In New Zealand, 62 percent of people admitted to hospital for a heart attack have high blood pressure.
But what is high blood pressure and what do those numbers we get when our blood pressure is measured actually mean? Heartbeats pump blood around the body. As the blood moves, it pushes against the sides of the blood vessels that carry blood away from the heart – the arteries. The force of this pushing is your blood pressure.
High blood pressure (hypertension) pushes too strongly on the artery walls. Over time, this can lead to damaged arteries and increase your risk of heart attack and stroke.
An ideal blood pressure reading is 120/80 mmHg. You probably have high blood pressure if the readings are more than 140/90 mmHg. The first number refers to the amount of pressure in your arteries during the contraction of your heart muscle, which is the systolic pressure. The second number refers to your blood pressure when your heart muscle is between beats and is called the diastolic pressure. I am often asked which number is the most important – actually, both are important.
However, to accurately estimate your real risk of heart attack or stroke, other factors, such as family history, other medical conditions and cholesterol ratios are used by your doctor to assess what, if any, treatment you need. There are usually no warning signs to alert you that your blood pressure is too high. The only real way to tell is to have it measured by a health professional.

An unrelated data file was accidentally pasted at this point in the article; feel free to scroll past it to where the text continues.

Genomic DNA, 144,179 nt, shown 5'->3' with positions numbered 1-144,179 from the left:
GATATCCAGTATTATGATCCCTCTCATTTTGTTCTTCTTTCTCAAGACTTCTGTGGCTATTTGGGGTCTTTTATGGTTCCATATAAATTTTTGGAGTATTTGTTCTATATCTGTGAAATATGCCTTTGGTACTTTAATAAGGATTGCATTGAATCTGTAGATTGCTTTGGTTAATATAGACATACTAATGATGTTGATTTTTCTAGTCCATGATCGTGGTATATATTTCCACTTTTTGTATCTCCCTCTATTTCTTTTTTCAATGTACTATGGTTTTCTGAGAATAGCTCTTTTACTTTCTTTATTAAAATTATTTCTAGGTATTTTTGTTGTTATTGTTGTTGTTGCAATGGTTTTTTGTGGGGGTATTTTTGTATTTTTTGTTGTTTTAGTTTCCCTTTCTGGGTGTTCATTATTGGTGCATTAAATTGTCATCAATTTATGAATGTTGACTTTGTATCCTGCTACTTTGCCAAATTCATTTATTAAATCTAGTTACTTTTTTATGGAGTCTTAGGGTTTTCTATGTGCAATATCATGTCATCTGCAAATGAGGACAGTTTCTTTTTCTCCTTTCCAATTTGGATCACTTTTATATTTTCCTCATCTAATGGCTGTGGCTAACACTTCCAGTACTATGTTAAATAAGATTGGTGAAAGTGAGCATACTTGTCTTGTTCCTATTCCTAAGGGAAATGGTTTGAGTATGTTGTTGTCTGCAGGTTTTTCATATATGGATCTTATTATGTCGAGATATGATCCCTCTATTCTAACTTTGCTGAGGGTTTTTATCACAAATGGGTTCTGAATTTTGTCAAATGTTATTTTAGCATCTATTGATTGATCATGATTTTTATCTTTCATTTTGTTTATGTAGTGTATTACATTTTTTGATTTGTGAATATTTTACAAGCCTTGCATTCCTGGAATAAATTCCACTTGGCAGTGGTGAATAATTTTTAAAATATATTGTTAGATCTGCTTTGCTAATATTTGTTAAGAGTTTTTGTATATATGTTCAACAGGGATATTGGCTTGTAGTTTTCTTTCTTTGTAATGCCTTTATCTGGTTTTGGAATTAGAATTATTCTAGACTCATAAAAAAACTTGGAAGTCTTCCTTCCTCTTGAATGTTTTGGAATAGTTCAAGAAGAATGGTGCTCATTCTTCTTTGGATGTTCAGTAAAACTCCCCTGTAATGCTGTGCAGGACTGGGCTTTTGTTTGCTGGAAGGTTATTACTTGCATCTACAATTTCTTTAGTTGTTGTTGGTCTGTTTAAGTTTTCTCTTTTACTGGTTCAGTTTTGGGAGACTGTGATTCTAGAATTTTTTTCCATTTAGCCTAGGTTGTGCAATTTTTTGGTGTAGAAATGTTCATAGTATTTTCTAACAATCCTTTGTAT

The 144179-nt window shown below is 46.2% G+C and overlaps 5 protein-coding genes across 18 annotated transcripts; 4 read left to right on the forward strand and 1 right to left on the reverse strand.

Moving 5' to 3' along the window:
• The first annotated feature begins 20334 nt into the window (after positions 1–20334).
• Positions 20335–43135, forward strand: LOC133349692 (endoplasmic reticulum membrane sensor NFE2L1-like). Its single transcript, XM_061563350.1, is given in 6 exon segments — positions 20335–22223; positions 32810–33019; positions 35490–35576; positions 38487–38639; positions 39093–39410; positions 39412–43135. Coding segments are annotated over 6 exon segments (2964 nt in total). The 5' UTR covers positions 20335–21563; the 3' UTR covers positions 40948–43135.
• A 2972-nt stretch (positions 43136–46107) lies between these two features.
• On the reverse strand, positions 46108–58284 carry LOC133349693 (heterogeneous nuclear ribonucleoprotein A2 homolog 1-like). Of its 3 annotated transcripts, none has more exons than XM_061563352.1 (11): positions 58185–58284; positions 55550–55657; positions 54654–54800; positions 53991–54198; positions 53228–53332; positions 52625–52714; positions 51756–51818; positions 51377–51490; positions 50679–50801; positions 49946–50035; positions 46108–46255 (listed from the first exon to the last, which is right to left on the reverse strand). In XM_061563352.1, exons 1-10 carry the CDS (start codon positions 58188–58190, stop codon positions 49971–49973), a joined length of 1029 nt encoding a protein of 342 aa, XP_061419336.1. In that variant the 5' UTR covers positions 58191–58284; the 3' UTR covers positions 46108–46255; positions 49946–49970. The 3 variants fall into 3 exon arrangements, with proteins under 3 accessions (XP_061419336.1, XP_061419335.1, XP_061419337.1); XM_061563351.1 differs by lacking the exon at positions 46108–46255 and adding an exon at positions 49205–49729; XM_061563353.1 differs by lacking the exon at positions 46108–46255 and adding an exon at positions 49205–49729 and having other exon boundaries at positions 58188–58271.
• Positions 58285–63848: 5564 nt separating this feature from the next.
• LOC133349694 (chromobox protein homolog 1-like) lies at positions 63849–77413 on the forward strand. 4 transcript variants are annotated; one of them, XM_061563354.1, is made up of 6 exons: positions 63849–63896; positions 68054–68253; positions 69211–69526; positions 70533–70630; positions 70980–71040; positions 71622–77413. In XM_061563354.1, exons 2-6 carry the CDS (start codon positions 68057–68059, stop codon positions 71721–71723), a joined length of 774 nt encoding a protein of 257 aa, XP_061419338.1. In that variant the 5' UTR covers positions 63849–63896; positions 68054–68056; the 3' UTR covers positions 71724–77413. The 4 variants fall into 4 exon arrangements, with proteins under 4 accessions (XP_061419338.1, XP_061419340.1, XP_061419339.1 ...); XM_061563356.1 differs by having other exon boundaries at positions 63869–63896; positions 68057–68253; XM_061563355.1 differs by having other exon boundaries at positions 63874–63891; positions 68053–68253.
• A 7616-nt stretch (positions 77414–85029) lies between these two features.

If you haven’t had a blood pressure reading lately, it’s worthwhile getting one taken. Alarmingly, while 30 in 100 adults in New Zealand have high blood pressure, only 6 in 100 take medication for this. In case you are being treated for high blood pressure and wish to monitor readings more closely, home blood pressure monitors are available from your local pharmacy.
A fun fact associated with all this is how shiny teeth can lower your blood pressure! Recently published research has shown that people with high blood pressure who are taking medication for their condition are more likely to benefit if they have good oral health.
In fact, periodontal disease (gum disease) is associated with a 20 percent increased risk of unsuccessful high blood pressure treatment.
This means that good oral hygiene becomes even more important if you are being treated for high blood pressure. So get that toothbrush and floss going!